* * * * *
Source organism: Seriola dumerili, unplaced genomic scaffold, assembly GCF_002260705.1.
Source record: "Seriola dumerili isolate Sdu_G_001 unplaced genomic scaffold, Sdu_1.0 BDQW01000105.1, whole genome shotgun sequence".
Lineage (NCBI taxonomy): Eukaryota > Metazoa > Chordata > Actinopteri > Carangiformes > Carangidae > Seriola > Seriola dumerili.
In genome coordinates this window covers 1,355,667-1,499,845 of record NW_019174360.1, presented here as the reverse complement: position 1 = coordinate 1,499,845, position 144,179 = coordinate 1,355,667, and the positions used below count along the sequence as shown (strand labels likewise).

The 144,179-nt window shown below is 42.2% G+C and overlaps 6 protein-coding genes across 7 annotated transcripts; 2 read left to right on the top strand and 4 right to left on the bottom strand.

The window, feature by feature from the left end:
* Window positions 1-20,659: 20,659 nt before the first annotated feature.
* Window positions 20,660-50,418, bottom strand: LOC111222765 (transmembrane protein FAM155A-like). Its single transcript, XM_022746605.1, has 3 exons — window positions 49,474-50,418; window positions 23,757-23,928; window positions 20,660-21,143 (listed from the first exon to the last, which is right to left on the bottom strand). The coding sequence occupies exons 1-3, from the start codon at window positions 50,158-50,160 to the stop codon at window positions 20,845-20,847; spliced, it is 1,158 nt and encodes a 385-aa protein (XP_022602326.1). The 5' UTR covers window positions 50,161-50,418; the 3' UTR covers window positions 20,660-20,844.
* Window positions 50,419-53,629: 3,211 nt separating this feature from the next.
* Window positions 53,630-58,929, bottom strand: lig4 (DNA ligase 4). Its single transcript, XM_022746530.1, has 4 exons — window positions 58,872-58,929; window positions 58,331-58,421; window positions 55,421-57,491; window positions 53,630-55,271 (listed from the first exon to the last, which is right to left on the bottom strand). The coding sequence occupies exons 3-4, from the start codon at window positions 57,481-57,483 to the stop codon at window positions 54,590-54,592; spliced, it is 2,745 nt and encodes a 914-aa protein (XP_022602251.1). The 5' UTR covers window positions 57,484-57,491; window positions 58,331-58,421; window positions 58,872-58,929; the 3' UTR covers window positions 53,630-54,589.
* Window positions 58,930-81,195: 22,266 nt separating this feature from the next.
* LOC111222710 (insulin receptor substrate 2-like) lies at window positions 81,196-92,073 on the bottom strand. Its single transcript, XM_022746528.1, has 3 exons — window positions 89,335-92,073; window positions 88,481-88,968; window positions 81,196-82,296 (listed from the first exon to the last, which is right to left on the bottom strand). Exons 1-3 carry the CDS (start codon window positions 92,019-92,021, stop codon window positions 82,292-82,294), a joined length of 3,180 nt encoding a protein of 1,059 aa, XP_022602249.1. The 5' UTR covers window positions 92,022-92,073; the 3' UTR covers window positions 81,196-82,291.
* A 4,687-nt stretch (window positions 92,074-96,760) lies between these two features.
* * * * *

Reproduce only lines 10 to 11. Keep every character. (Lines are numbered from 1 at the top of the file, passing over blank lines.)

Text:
* Window positions 53,630-58,929, bottom strand: lig4 (DNA ligase 4). Its single transcript, XM_022746530.1, has 4 exons — window positions 58,872-58,929; window positions 58,331-58,421; window positions 55,421-57,491; window positions 53,630-55,271 (listed from the first exon to the last, which is right to left on the bottom strand). The coding sequence occupies exons 3-4, from the start codon at window positions 57,481-57,483 to the stop codon at window positions 54,590-54,592; spliced, it is 2,745 nt and encodes a 914-aa protein (XP_022602251.1). The 5' UTR covers window positions 57,484-57,491; window positions 58,331-58,421; window positions 58,872-58,929; the 3' UTR covers window positions 53,630-54,589.
* Window positions 58,930-81,195: 22,266 nt separating this feature from the next.